Child Development

The puberty puzzle: How a mother helped her son through puberty

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Let’s play word association with ‘puberty’. For me, it was: lowered voices, shooting limbs, hair in new places, and the age? 14.

As it turns out, puberty can come much sooner than that. In fact, it can start from as early as 8 for girls, and 1 or 2 years later for boysThere may even be emotional signs before physical ones.

I know what you’re thinking, though. Not my baby!

The first talk

This is what went through my mind when we were at the doctor’s last year, when Alex was 9. We were there for some infection or other, but since it had been a while since we’d seen the doctor, she started explaining puberty to Alex in a very matter-of-fact way.

“Your private parts will get bigger, and you may feel a lot of emotions that you don’t understand. You might get very excited, very angry, or very sad. The important thing to know is that it’s perfectly normal. You can talk to your parents about it, or you can call me and talk to me.”

This wasn’t the first he’d heard about this. We had broached the subject before, in response to questions he had when he was younger (e.g. “How do you make a baby?”). But hearing about it from a different, professional grown-up gave it a formal legitimacy. He squirmed, of course, and said he didn’t have any other questions. 

I was mostly amused, thinking it a little premature and only relevant in the coming years. After all, he still smelled like a baby, and though his legs started to have thicker hair, he still looked like a little boy.

As with a lot of things related to parenthood, I got that wrong.

Early signs 

Like any child, Alex can be very good at lying and hiding his emotions. Unlike other children however, I suspect Alex carries the burden of guilt more heavily. At various points of his life, he has burst out of his room after bedtime in tears, confessing something he’s kept a secret from us. 

His two most recent confessions are definitely signs that puberty is upon us.

The first was that he had looked up pictures of a specific actress in a bikini on Google and YouTube . He was so upset with himself for having done this, thinking himself a bad person by objectifying a woman (my son the feminist!). 

The second was the revelation that he’d been having dreams about girls. This made him feel, in his words,  “comfortable,” which he somehow felt was wrong.

What to say

In both these situations, we told him it was totally normal and not at all wrong to have these feelings. He seemed reassured enough to say to me: “Ok mummy, let’s stop talking about this now because it’s getting awkward.”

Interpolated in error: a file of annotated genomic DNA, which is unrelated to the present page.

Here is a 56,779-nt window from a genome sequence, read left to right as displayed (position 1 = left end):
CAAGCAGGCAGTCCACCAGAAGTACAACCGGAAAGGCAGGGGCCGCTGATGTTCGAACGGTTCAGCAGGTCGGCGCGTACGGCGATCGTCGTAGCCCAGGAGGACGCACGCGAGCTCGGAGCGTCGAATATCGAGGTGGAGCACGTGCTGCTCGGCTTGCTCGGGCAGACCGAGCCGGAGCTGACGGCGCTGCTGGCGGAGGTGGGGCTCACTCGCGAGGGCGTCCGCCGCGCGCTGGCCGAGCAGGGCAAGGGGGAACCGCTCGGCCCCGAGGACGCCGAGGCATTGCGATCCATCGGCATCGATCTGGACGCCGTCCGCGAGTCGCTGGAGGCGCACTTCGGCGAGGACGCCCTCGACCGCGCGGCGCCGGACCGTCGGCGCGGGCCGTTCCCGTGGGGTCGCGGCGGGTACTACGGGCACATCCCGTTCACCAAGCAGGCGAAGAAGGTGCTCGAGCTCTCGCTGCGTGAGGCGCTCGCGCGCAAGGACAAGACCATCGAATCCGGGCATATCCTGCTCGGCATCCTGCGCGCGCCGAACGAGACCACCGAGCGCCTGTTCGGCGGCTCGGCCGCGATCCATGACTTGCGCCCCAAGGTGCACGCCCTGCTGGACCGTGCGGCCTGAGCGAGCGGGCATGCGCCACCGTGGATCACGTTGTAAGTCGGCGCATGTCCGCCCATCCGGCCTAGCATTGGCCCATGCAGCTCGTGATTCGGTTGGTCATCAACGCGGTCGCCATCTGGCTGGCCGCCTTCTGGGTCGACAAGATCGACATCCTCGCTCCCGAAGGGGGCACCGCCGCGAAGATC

Since then, I’ve done some digging and found some useful resources:

  • Educate yourself and your kids about puberty with animated videos that you can watch with them or let them watch by themselves at Amaze. The message that keeps coming up is “It’s normal if X happens, but it’s also normal if it doesn’t happen” and “It can be different for everyone”. They even have a site for how to talk to younger children, which paves the way for open communication about puberty and sex education when they’re older.
  • If you want to be in a situation where you don’t have to make eye contact while making sure there’s a space for discussion, get in your car and listen to this podcast All about puberty. It carries an important message about how our bodies aren’t the be-all and end-all of our identities.
  • Use humour to approach this topic by watching this light-hearted video (involving different fruit sizes) at Every Body Curious. Set in a classroom, the video comes complete with a Q&A with the kids and experts.
  • Remember the importance of building up your child’s sense of self to help them weather the emotional storms of puberty. Positive reinforcement may seem counterintuitive when your child is rebelling, but it is vital. Many of us growing up in Asian cultures may not have experienced this much, which is why it’s all the more important to be aware of how crucial it is. Read more in this article about puberty and self-esteem.

The most important thing is not to make puberty shameful and keep open communication channels between your child and you. Then, if your child should have a sudden late-night confession too, they should feel safe and secure in coming to you.

Uma is a Malaysian mum who has travelled around the world as a teacher and teacher educator. She currently lives in Singapore with her husband and son.